Economists having a field day with healthcare…*

I have had a bee in my bonnet since last year about something on a Freakonomics podcast and I will now finally vent about it.

I enjoy the Freakonomics podcast in spite of its often flouted market bias. I think Stephen Dubner manages to talk with some good people and to usefully explore a lot of compelling subjects. Somewhat in the other hand, Steven Leavitt strikes me a someone who has certainly learned to “think like an economist” as our principles textbooks always admonish us to do. I would consider that as much of a handicap as a skill, but anyway, in a nutshell, I tend to enjoy this show in spite of my misgivings about the backstory and some of the content. It is thought provoking. But one thing that really deeply offended me as a listener was this ultra shoddy, intellectually insulting analogy made by Leavitt last year apropos of discussing health care and the ACA (from this podcast):

LEVITT: Well, my friends in the Obama Administration aren’t going to be very happy with me, but I really, I don’t think it solved any of the important problems that we’re facing with healthcare. So virtually every economist will tell you that there were two things you needed to do to healthcare reform to materially improve the situation. The first was to break the link between the provision of healthcare and employment. And that is just an archaic element of our healthcare system, which really makes no sense. And yet because of tax subsidies, it’s the way most people get their healthcare — through their employer. It shouldn’t be. There’s no good economic justification for it. And yet, if anything, I think this healthcare reform bill actually strengthened that link. … [Healthcare] is virtually the only part of the economy where I can go out and get any service I want—cancer treatment, open heart surgery, have a wart removed, whatever it is—and I pay $3 for it or $5 for it or nothing, even if it costs $50,000 or $100,000. I mean, imagine if you had the same situation with automobiles. Where I could show up at the car dealership and I could say, ‘I want the Mercedes for free.’ Well, people say, ‘You can’t have the Mercedes for free. You have to pay $50,000 for it.’ You say, ‘Why not, I have an inalienable right to free healthcare. Right? Why don’t I have an inalienable right to a free Mercedes?’ (my bold…)

Maybe you have to “think like an economist” and I just don’t have it down yet, but this analogy is absurd. Someone might want a wart removed, but NO ONE WANTS OPEN HEART SURGERY! NO ONE! It is hard to see anything beyond ideological bullshit in venturing such an analogy (I guess brainwashing is feasible, but I give Leavitt credit as an intelligent person). Many studies have been done showing that access to healthcare can increase use of healthcare. But no studies can show convincingly that this increase is driven by the elective use of healthcare by the patient and NOT by problems of physician agency and supply side issues (translation: your doctor has incentives to over treat you either financial, legal, customary or any combination of the three). Here is a study from UIC Professor Robert Kaestner, hot off the presses and featured in a blog post on Freakonomics no less (funded by the AEI too), which shows just this sort of result. In fact, this paper shows that even people with insurance in the form of a health reimbursement account (HRA) that ONLY PAYS for outpatient doctor visits and DOES NOT pay for inpatient services ended up consuming more of these inpatient services (surgeries and other procedures requiring a hospital stay). Why would they do such a crazy thing!? It’s not even free or nearly free, the condition which Leavitt attributes overuse of healthcare to. It is very simply occurring because some expert called a doctor says “you need this” and virtually all sane patients say “okay.” Many of them go broke taking this advice.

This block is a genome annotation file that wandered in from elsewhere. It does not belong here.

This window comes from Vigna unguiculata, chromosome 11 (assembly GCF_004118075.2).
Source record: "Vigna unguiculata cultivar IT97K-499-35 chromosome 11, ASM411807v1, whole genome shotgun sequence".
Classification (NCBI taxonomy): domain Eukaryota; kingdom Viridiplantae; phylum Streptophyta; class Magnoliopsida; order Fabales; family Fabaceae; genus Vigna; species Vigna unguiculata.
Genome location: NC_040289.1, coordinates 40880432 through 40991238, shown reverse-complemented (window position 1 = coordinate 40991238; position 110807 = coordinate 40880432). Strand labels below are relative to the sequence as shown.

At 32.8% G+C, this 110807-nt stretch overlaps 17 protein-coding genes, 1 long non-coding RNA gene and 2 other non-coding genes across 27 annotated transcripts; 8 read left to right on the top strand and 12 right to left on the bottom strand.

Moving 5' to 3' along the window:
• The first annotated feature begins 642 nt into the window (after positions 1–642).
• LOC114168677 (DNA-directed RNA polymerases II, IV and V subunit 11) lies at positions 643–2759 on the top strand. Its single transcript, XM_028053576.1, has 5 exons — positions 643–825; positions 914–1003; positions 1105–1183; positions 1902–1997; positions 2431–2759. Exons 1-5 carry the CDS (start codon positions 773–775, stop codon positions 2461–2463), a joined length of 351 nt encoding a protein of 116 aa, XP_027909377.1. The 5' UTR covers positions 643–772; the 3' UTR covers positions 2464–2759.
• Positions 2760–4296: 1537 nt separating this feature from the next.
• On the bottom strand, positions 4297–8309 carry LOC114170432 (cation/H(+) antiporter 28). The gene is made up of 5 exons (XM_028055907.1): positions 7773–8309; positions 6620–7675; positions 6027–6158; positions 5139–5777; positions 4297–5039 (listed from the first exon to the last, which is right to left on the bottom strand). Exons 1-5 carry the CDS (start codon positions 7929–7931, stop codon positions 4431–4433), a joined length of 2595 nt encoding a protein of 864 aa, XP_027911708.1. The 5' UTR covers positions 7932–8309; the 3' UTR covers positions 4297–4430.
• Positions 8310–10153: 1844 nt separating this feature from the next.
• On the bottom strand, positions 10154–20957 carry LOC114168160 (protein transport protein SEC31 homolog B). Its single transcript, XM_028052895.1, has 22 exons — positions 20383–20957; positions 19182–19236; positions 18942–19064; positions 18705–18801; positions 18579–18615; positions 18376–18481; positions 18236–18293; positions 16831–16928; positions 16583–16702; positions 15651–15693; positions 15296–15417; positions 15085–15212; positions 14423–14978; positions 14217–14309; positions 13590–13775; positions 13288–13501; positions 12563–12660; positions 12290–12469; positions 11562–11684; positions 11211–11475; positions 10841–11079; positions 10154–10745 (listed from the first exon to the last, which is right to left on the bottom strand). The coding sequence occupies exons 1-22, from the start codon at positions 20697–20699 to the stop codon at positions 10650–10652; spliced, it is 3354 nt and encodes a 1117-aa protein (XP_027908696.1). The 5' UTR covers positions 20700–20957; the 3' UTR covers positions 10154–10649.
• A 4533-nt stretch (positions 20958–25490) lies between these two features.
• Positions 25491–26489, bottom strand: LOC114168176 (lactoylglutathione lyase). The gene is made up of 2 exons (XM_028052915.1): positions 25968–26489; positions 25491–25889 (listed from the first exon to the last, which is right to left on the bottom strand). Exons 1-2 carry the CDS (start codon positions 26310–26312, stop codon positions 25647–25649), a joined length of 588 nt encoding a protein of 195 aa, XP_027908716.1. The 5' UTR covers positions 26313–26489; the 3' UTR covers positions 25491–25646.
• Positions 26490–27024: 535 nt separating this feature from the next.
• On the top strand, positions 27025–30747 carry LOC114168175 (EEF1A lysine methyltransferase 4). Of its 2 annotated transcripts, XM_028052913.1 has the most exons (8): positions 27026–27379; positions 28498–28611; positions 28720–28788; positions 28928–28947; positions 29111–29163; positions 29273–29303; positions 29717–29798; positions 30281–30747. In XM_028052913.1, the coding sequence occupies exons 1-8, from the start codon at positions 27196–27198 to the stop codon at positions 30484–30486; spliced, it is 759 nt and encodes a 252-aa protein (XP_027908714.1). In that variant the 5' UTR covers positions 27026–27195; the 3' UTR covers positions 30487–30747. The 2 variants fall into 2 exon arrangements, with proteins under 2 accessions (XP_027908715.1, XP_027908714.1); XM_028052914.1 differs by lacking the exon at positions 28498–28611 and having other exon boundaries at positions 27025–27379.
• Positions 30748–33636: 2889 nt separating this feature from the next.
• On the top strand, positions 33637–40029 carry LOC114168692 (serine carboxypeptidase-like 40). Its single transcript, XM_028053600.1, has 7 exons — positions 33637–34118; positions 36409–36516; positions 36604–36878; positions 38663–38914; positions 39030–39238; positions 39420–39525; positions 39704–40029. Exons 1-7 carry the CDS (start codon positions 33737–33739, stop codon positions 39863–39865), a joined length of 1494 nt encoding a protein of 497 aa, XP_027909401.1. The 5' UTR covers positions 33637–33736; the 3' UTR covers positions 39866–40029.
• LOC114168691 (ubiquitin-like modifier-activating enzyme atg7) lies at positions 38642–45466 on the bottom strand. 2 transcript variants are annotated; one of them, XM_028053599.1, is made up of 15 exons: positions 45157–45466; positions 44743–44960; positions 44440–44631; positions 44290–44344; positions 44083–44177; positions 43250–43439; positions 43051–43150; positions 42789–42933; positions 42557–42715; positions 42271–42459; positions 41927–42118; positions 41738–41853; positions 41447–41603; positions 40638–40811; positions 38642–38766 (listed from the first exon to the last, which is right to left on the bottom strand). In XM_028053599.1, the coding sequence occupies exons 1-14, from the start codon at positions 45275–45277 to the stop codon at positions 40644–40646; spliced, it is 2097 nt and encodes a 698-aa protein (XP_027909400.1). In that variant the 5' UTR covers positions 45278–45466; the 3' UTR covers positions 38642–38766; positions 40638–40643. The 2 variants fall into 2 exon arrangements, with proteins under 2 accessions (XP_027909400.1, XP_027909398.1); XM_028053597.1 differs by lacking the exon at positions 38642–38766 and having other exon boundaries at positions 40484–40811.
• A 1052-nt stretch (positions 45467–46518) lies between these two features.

To follow the ridiculous analogy to it’s reductio ad absurdum, if we lived in a world where your doctor told you that you needed a Mercedes or you would drop dead within a year, you would probably not think twice about getting a Mercedes with your health insurance (at least those like Leavitt and other academic economists who have insurance coverage through a well-endowed private university, or even Medicare, would).

Apropos of that seemingly absurd hybrid analogy, I bring you this NYT article to the effect that the justice dept is investigating the Hospital Corporation of America for systematically performing heart procedures on patients who did not need them. Surely HCA would be a darling of any free-market economist, the very type of organization Leavitt would applaud as bringing a market structure to the provision of health care. And bring it they did. Sounds like quite a few old people didn’t even want their “Mercedes,” but the HCA insisted.

To finish the rant, though I like the podcast and even enjoy listening to Leavitt in spite of utterances such as this, listen with caution (to everyone, for that matter). Like the old nugget of wisdom “when all you have us a hammer, everything looks like a nail,” when all you have is a U of C PhD, everything in the world looks like a market auction waiting to happen. Other things make the world go round too though.

* The title of this post is a reference to this Freakonomics podcast, in which Steven Leavitt waxes hopeful about how great the health care system could be if economists could “have a field day” with it. I shudder to think…

 

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About theunlikelyeconomist

theunlikelyeconomist is in the midst of the long slog to attain a PhD in economics.
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